Clashes between nuclear-armed Pakistan and India are always unnerving, but for Tanveer Ahmed, the latest border flare-up is personal: It’s harming his marriage prospects.
The 20-year-old Pakistani’s village, Dhamala, is just a few hundred meters from the barbed wire and watchtowers. He says he has approached three families in other towns with marriage proposals and all demurred.
”They said ‘We can’t take this risk. You could be killed at any time,”’ said Ahmed. ”I think I will have to move away from this village.”
The gunfire and mortar shelling along the border of disputed Kashmir that erupted in August and peaked again in late October is the worst in a decade, killing eight Indian army soldiers and a border guard, and five military personnel and six civilians on the Pakistan side. (source)
Pakistani TV smashes taboos with its answer to ‘Glee’
Gay romance, Islamic extremism and a soundtrack of classic love songs make for Pakistan’s taboo-breaking answer to the hugely successful US television series ‘Glee’.
Like its smash hit forerunner, ‘Taan’ follows the lives and loves of a group of young people who regularly burst into song. But this time they attend a music academy in Lahore, instead of an American high school.
Taan - which is a musical note in Urdu - tackles subjects considered off limits in Pakistan’s deeply conservative Muslim society, with plotlines including love affairs between two men and between a Taliban extremist and a beautiful Christian girl. (Complete article)
A month after the attack, which sparked a global outcry, young Shazia remained fearless and optimistic.
“Islam gives equal opportunity to males and females to get an education, so we will continue our education. Education is indispensable for both men and women as it gives awareness to mankind. I will become a doctor and serve my nation,” she told The Express Tribune.
Earlier, Interior Minister Rehman Malik announced that he would recommend the Sitara-e-Shujaat for Shazia and Kainat. (complete news)
Dashing cricketer Shahid Afridi is to front efforts to eradicate polio from Pakistan, going head-to-head with militants who have banned vaccinations in an al Qaeda-linked stronghold on the Afghan border.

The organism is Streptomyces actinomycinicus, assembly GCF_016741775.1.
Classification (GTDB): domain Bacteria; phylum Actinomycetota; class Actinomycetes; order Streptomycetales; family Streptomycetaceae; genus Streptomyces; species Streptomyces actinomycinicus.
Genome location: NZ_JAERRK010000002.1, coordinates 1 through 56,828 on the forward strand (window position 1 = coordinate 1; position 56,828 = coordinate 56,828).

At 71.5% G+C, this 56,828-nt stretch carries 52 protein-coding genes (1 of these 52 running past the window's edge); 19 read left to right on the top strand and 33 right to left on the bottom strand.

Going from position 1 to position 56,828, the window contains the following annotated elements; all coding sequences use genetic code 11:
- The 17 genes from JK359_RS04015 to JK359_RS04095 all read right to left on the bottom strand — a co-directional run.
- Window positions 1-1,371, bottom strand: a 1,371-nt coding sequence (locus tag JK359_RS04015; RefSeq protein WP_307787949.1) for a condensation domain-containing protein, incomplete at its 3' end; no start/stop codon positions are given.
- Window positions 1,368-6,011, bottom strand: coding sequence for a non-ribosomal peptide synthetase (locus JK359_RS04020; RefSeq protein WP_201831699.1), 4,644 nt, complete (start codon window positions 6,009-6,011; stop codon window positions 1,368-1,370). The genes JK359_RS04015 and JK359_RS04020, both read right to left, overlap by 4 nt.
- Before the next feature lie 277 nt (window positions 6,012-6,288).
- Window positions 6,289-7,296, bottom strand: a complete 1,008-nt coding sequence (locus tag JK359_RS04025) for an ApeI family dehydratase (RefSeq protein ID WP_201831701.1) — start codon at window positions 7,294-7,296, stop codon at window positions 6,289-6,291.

The charismatic former Pakistan captain was born in Khyber district, which is part of the militant-infested tribal belt, and campaigners hope his Pashto credentials can persuade parents to inoculate their children.
“It is a noble cause and I am happy to be part of smashing polio from Pakistan which has crippled many children,” Afridi told AFP.
He said the main target was remote areas of Pakistan, such as the al Qaeda and Taliban infested tribal belt on the Afghan border. (complete news)
Spread the word, let’s support Ali Kapadia’s Peace Film via Kickstarter.
Pakistan is a country surrounded by complex issues and I am passionate about addressing them. One of these issues is Pakistan’s relationship with India.
Ever since the independence of Pakistan and India in 1947, they have repeatedly been at war with each other and there seems to be no end to it. The two countries have fought 4 wars with hundreds of thousands of casualties and refugees. Even when both countries have half their population living on less than $2/day, they spend more on their military than education, poverty relief and social services combined. The strife is fueled by political interests that benefit from such conflict and the conflict has no place in today’s world. (Know more about it and support the cause by donating or spreading the word)
In the 1965 war with India, Flight Lieutenant Chaudhry shot down three Indian aircraft in one mission. In the 1971 war with India, he has a close call when his plane was hit over Indian territory but he managed to glide the plane back into Pakistan.
He passed away recently after a long battle against Cancer. He will be remembered by his family and Pakistanis everywhere.
When Peter Oborne first arrived in Pakistan, he expected a ‘savage’ back water scarred by terrorism. Years later, he describes the Pakistan that is barely documented - and that he came to fall in love with
It was my first evening in Pakistan. My hosts, a Lahore banker and his charming wife, wanted to show me the sights, so they took me to a restaurant on the roof of a town house in the Old City.
My food was delicious, the conversation sparky – and from our vantage point we enjoyed a perfect view of the Badshahi Mosque, which was commissioned by the emperor Aurangzeb in 1671.
It was my first inkling of a problem. I had been dispatched to write a report reflecting the common perception that Pakistan is one of the most backward and savage countries in the world. This attitude has been hard-wired into Western reporting for years and is best summed up by the writing of the iconic journalist Christopher Hitchens. Shortly before he died last December, Hitchens wrote a piece in Vanity Fair that bordered on racism.
Pakistan, he said, was “humourless, paranoid, insecure, eager to take offence and suffering from self-righteousness, self-pity and self-hatred”. In summary, asserted Hitchens, Pakistan was one of the “vilest and most dangerous regions on Earth”.